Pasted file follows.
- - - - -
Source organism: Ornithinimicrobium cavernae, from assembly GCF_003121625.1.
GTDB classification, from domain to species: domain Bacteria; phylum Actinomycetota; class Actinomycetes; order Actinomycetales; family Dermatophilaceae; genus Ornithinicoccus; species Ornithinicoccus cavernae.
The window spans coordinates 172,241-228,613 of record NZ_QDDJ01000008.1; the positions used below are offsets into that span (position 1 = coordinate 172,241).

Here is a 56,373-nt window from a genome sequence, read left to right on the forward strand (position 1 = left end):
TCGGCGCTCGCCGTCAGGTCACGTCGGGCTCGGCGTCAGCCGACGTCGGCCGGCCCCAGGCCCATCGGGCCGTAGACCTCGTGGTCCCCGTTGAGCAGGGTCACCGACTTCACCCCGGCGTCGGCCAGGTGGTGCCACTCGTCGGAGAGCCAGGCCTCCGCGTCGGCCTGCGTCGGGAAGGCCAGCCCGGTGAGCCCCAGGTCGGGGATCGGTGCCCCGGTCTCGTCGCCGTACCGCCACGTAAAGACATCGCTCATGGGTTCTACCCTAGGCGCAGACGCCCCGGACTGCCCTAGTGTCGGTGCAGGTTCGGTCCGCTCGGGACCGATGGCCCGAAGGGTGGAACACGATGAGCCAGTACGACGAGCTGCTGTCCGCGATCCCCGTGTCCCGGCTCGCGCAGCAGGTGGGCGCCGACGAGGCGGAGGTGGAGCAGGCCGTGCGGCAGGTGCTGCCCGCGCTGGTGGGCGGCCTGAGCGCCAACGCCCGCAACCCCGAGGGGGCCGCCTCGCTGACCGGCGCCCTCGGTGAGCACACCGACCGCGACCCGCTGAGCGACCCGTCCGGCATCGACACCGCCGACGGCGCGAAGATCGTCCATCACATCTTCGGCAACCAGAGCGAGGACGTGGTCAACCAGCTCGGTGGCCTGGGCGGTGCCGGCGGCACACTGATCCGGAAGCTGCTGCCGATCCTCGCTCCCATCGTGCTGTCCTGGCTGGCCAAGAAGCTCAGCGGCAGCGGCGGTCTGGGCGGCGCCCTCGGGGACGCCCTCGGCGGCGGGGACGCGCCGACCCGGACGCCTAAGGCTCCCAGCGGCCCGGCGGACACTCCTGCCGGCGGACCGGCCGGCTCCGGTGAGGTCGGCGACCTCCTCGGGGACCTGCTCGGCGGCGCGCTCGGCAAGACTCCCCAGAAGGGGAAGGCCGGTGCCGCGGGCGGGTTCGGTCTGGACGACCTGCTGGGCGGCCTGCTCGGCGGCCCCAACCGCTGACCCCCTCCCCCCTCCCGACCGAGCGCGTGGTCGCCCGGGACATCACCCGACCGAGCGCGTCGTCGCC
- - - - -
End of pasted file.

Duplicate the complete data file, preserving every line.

Source organism: Ornithinimicrobium cavernae, from assembly GCF_003121625.1.
GTDB classification, from domain to species: domain Bacteria; phylum Actinomycetota; class Actinomycetes; order Actinomycetales; family Dermatophilaceae; genus Ornithinicoccus; species Ornithinicoccus cavernae.
The window spans coordinates 172,241-228,613 of record NZ_QDDJ01000008.1; the positions used below are offsets into that span (position 1 = coordinate 172,241).

Here is a 56,373-nt window from a genome sequence, read left to right on the forward strand (position 1 = left end):
TCGGCGCTCGCCGTCAGGTCACGTCGGGCTCGGCGTCAGCCGACGTCGGCCGGCCCCAGGCCCATCGGGCCGTAGACCTCGTGGTCCCCGTTGAGCAGGGTCACCGACTTCACCCCGGCGTCGGCCAGGTGGTGCCACTCGTCGGAGAGCCAGGCCTCCGCGTCGGCCTGCGTCGGGAAGGCCAGCCCGGTGAGCCCCAGGTCGGGGATCGGTGCCCCGGTCTCGTCGCCGTACCGCCACGTAAAGACATCGCTCATGGGTTCTACCCTAGGCGCAGACGCCCCGGACTGCCCTAGTGTCGGTGCAGGTTCGGTCCGCTCGGGACCGATGGCCCGAAGGGTGGAACACGATGAGCCAGTACGACGAGCTGCTGTCCGCGATCCCCGTGTCCCGGCTCGCGCAGCAGGTGGGCGCCGACGAGGCGGAGGTGGAGCAGGCCGTGCGGCAGGTGCTGCCCGCGCTGGTGGGCGGCCTGAGCGCCAACGCCCGCAACCCCGAGGGGGCCGCCTCGCTGACCGGCGCCCTCGGTGAGCACACCGACCGCGACCCGCTGAGCGACCCGTCCGGCATCGACACCGCCGACGGCGCGAAGATCGTCCATCACATCTTCGGCAACCAGAGCGAGGACGTGGTCAACCAGCTCGGTGGCCTGGGCGGTGCCGGCGGCACACTGATCCGGAAGCTGCTGCCGATCCTCGCTCCCATCGTGCTGTCCTGGCTGGCCAAGAAGCTCAGCGGCAGCGGCGGTCTGGGCGGCGCCCTCGGGGACGCCCTCGGCGGCGGGGACGCGCCGACCCGGACGCCTAAGGCTCCCAGCGGCCCGGCGGACACTCCTGCCGGCGGACCGGCCGGCTCCGGTGAGGTCGGCGACCTCCTCGGGGACCTGCTCGGCGGCGCGCTCGGCAAGACTCCCCAGAAGGGGAAGGCCGGTGCCGCGGGCGGGTTCGGTCTGGACGACCTGCTGGGCGGCCTGCTCGGCGGCCCCAACCGCTGACCCCCTCCCCCCTCCCGACCGAGCGCGTGGTCGCCCGGGACATCACCCGACCGAGCGCGTCGTCGCC